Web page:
A look into a post-pandemic world


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In what capacity has the world has been forever changed by COVID-19?

By this point, we all know what the COVID-19 pandemic is. Whether you’ve been personally affected by the virus or know others who have, we’ve been dealing with COVID-19 for over a year now. But recently there have been efforts in a new, positive direction. With mass vaccine distribution and the persistence of mandates and guidelines, across the country, cases of COVID-19 have decreased. Although this has helped alleviate the fear of the virus, another fear has arisen: post-COVID life.

Scientists and public health specialists all over the Country have been talking about their predictions for a post-pandemic world. In an article published by Huffington Post, Professor Hillary Godwin, a Dean at The University of Washington School of Public Health, spoke about societal changes expected in a PC (Post-COVID-19) world. Godwin predicts the effects of social distancing and mask-wearing will continue to be a “big part of our future.” “Mask-wearing has not been part of the culture in the United States for infectious disease control other than in clinical settings . . . but mask-wearing will become more normal,” Godwin said. Scientists also believe that COVID-19 will become a consistent, re-emerging virus. Troy Sutton, Assistant Professor of Veterinary and Biomedical Sciences at Penn-State University, believes “If you have been following the news, variants of SARS-CoV-2 have emerged and we now anticipate that SARS-CoV-2 will continue to circulate in humans for several years.” John Berry, a historian at Tulane University, has dire predictions for the future.  “If the virus remains a threat, changes could be pretty profound, all stemming from a de-densifying if there is such a word, of life in general. This trend would affect where and how people live and work, the housing market, commercial real estate practices, and the interior design of buildings. There would be more cars and less mass transit,” Barry said.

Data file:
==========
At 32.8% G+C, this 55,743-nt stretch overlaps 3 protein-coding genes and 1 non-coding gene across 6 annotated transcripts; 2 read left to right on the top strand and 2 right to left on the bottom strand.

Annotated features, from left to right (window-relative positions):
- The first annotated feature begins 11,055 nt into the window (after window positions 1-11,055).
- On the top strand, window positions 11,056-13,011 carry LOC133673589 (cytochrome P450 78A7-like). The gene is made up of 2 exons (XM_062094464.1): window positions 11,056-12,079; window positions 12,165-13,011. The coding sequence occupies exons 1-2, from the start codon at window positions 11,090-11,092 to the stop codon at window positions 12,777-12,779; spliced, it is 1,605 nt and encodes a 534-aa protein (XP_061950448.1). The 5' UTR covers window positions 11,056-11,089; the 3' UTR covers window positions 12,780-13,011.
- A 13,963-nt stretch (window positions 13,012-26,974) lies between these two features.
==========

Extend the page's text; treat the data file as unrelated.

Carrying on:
The future mental health of children has also been predicted to heavily change due to the COVID-19 pandemic. Sociologist Anna Mueller from Indiana University Bloomington spoke about how the negative effects of the economic crisis and mental health crisis of the pandemic have and will continue to affect students and their families. “Given the number of families that have lost jobs or income due to the pandemic, we’re going to see an increase in children who have experienced deprivation, insecurity, and traumatic stress. These challenges early in life can have lasting consequences for physical and mental health, and for academic achievement. Without active steps to help affected children and their families, this will have a long-term tragic effect on U.S. society,” Mueller said. Child psychologists have data showing the spike in children with depression and anxiety and are predicting future PTSD. Dr. Adam D. Brown, clinical assistant professor in the Department of Child and Adolescent Psychiatry at NYU Langone, spoke about the possible future effects on Children’s Mental Health due to the pandemic. “Research has shown that while some children exhibit signs of stress in reaction to traumatic events, these symptoms will likely resolve within a few days or weeks, while some may have a more lasting impact,” Brown said. Dr. Brown urges parents to talk to their children about their mental health and observe their behavior. “As a parent, you know your child best, and you should reach out to a professional if you have concerns about your child’s reactions, or your ability to help your child. Try to find a provider with knowledge of trauma and evidence-based or evidence-informed treatments for treating traumatic stress.”

Education has been one of the most heavily affected areas of the pandemic. From the national school closings in March of 2020, to students attending virtual lessons during the 2020-21 school year, education has been completely upended. Mueller remarks, “The pandemic has shown us how online teaching can be a tool that makes the classroom more accessible, particularly for students with disabilities.” Mueller shared how this made learning and teaching easier than before because it made education accessible for those who struggle “in person.” With these technological connections, the future of education might become more virtual, like giving students the choice to do virtual or in-person for the future. The United Nations Educational, Scientific and Cultural Organization (UNESCO) released a PDF will their future plans and predictions for COVID-19 and education.

Overall, the future of a post-pandemic world is fast and constantly changing. While the future of COVID-19 is unknown, the world waits and hopes for a brighter future to get back to old life.

Sources: HuffPost, ScienceNews, Penn-State, NYU Langone Health, UNESCO